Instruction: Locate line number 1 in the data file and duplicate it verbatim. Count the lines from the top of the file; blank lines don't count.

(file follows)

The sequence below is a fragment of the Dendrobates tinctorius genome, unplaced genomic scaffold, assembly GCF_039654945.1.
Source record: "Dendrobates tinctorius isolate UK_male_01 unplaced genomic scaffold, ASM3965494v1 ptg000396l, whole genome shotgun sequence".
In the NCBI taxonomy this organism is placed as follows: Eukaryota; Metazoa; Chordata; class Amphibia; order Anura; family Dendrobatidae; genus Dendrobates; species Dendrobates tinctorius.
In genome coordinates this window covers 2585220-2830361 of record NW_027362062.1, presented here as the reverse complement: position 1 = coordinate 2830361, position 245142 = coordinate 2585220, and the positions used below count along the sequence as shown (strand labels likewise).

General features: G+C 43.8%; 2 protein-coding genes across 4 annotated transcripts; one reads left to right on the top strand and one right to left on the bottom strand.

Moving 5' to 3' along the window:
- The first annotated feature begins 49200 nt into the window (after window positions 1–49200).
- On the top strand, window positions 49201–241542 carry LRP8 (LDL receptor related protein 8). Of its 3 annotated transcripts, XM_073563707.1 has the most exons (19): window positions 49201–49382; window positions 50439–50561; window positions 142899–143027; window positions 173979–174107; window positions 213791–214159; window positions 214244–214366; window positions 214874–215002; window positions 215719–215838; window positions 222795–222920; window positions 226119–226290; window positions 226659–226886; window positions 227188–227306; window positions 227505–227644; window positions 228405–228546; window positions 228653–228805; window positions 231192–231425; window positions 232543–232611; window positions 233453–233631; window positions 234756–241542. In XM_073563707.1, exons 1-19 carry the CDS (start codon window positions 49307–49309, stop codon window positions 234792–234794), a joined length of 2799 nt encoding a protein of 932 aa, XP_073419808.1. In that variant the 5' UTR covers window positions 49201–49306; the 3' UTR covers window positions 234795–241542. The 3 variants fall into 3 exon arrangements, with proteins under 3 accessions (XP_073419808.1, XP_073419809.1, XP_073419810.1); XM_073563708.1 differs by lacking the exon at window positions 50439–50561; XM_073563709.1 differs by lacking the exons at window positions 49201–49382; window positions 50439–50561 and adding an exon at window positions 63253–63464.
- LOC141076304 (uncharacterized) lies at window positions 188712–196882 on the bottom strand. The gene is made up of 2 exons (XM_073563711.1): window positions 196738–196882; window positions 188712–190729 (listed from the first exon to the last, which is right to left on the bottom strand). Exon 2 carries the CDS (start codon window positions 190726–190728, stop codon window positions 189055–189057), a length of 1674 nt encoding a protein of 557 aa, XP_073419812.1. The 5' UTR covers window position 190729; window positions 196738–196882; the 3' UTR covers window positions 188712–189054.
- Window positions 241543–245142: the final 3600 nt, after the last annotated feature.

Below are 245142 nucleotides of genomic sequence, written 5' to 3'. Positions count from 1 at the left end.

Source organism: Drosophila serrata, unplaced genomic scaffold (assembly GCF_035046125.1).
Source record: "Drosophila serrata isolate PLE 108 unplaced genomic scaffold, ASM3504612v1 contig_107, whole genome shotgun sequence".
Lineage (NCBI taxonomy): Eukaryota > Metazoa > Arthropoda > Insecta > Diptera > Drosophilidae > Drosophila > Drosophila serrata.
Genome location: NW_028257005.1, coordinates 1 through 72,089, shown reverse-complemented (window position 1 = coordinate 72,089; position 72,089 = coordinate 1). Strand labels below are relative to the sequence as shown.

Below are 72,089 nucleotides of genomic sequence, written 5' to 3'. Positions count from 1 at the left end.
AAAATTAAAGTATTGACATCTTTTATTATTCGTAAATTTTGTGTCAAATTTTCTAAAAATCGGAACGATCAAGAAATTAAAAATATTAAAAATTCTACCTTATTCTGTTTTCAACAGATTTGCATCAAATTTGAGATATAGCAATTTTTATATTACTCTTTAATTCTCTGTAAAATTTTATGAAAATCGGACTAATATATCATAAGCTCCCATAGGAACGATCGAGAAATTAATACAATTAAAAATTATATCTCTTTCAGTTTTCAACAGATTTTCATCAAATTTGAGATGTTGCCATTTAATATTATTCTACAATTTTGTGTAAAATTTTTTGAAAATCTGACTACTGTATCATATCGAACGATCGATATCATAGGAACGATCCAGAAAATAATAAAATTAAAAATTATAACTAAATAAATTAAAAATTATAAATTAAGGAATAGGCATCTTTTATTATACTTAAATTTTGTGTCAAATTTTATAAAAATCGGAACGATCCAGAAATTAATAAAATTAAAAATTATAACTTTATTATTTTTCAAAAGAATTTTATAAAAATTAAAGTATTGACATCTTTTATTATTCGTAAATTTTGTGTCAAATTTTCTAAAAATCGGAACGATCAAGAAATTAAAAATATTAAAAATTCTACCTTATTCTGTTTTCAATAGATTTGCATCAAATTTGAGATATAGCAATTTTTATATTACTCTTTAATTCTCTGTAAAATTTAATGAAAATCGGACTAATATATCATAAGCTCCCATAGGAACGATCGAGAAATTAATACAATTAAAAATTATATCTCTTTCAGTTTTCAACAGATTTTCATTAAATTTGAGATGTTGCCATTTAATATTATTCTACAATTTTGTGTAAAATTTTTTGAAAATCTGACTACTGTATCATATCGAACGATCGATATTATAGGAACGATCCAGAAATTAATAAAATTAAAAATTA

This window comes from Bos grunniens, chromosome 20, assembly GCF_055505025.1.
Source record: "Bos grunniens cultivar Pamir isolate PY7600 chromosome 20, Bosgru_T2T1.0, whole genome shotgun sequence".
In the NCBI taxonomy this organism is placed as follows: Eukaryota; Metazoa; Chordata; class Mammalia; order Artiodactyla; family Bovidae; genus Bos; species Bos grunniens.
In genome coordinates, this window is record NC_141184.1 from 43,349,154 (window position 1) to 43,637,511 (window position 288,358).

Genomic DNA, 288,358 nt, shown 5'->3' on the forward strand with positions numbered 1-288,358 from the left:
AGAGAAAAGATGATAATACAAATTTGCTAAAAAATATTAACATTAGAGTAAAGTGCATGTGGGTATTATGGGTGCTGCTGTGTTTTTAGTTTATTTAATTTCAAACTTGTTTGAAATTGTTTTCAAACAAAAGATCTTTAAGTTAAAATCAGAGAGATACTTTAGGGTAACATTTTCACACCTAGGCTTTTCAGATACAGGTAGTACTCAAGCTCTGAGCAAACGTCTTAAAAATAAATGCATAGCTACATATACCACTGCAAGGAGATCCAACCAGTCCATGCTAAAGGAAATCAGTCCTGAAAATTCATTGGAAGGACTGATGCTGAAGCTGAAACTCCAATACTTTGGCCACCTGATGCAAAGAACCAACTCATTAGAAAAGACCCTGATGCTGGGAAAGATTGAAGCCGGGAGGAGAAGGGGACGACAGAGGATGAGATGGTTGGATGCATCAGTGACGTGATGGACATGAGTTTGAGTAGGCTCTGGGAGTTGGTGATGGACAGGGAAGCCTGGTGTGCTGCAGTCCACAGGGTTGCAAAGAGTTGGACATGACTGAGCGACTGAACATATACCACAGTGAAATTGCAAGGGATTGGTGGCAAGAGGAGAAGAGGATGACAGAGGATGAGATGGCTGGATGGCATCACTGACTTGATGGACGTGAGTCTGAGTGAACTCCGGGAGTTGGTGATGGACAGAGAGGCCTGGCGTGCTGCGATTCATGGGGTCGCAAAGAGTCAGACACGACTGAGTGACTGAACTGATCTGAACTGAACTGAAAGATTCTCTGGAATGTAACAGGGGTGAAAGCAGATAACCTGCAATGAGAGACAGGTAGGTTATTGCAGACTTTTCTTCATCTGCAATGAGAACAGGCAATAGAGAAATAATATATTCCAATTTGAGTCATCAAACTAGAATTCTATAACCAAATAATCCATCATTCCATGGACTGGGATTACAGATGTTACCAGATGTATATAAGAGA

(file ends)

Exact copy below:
The sequence below is a fragment of the Dendrobates tinctorius genome, unplaced genomic scaffold, assembly GCF_039654945.1.